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CHAPTER 2 THE UNIX SHELLS

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  1. CHAPTER 2THE UNIX SHELLS by Uğur Halıcı

  2. layers in a unix system User interface Users library interface Standard utility programs (shell, editors, compilers, etc.) User mode System call interface Standard library (open, close, read, write, fork etc.) UNIX operating system (process scheduling, memory management, file system, I/O etc.) kernel mode Hardware (CPU, memory, disks, terminals etc.)

  3. shell • A shell is a program that is an interface between a user and the raw operating system (directly or through standard library). • It makes basic facilities such as multitasking and piping easy to use, as well as adding useful file specific features such as wildcards and I/O redirection. • There are three common shells in use. • The Bourne shell • The Korn hell • The C shell

  4. relation among shells Korn Shell Bourne Shell C Shell Common core Common core

  5. basic shell functions shell functions command substitutions built in commands Background processing scripts subshell redirection variables pipes sequences wildcards environment local conditional unconditional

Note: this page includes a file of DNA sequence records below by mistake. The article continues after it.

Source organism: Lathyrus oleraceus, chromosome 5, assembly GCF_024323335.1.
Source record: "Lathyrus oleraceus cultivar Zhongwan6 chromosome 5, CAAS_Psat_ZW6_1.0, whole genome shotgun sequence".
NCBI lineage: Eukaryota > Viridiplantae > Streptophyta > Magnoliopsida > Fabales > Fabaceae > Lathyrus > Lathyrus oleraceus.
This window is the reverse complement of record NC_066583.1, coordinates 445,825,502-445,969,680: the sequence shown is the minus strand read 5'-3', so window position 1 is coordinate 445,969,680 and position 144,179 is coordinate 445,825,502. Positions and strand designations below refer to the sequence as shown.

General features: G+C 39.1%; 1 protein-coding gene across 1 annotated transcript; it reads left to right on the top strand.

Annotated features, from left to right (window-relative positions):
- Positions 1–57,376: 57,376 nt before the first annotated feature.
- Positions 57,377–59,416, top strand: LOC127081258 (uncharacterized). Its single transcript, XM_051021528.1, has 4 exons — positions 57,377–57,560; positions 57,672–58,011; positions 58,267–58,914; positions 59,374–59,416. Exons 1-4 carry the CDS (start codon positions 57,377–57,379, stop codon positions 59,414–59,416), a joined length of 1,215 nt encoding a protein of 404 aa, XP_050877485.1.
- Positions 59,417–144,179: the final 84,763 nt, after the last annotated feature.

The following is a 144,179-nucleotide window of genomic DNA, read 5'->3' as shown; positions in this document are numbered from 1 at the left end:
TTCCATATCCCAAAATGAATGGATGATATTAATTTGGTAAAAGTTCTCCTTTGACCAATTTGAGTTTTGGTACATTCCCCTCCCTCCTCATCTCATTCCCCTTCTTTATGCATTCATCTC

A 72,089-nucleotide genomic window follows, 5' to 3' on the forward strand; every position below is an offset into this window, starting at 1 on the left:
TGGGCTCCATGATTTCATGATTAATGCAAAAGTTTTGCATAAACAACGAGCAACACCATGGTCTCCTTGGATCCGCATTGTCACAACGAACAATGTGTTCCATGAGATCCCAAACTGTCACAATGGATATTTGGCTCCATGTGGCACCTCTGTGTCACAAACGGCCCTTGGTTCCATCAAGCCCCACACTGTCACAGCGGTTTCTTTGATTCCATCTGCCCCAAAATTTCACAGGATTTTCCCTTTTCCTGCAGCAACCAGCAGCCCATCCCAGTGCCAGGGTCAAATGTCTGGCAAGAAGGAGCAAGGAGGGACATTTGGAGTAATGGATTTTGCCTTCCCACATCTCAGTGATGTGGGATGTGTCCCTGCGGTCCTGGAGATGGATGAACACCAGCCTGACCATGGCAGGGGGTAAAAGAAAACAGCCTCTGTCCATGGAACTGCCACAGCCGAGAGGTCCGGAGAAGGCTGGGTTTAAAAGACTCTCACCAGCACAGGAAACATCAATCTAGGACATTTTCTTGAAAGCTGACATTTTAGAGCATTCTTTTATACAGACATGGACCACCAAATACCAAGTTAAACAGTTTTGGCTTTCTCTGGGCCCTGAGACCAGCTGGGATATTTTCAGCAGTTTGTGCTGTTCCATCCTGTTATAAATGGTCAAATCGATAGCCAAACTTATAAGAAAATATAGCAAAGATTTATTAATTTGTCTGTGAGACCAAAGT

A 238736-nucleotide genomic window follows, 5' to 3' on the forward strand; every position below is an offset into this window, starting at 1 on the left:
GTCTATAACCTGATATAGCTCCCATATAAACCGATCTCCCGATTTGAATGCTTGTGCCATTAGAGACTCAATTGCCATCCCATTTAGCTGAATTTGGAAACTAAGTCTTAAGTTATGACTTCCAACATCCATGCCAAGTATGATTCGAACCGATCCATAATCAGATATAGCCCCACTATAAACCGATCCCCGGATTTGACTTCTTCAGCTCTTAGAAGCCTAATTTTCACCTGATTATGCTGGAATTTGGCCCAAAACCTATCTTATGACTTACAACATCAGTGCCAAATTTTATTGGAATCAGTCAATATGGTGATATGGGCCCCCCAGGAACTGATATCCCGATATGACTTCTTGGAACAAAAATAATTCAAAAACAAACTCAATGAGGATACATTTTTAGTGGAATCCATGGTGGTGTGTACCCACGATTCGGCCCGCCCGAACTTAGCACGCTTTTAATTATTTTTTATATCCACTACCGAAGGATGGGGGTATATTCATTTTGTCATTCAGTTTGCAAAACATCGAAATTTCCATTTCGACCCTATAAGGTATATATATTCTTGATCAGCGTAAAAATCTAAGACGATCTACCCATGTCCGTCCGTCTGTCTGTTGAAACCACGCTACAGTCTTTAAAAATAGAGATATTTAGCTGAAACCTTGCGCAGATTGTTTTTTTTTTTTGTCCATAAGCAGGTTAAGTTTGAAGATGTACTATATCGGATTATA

6. SELECTING A SHELL: chsh • Even though it depends on the system, usually the pathnames for shells are as follows: • Bourne shell: /bin/sh • Korn shell: /bin/ksh • C shell: /bin/csh

  7. SELECTING A SHELL: chsh • The command chsh is used to change the current shell $ chsh changing login shell for halici Old shell: bin/sh ... displayed New shell: bin/csh ... you enter the pathname for the new shell $ ^D ... terminate login shell login: halici password: ********* % ... the prompt of the C shell

  8. SHELL variable • SHELL is a system variable whose value is the pathname of the active shell. • To access the value of SHELL, precede it by $ symbol as $SHELL. • To see the value of a variable the echo command can be used. echo is a built in shell command that displays all its arguments to the standard output device. $ echo these are arguments these are arguments $ echo SHELL SHELL

  9. SHELL variable • SHELL is a system variable whose value is the pathname of the active shell. • To access the value of SHELL, precede it by $ symbol as $SHELL. • To see the value of a variable the echo command can be used. echo is a built in shell command that displays all its arguments to the standard output device. $ echo these are arguments these are arguments $ echo SHELL SHELL $ echo $SHELL /bin/sh the value of the SHELL variable is displayed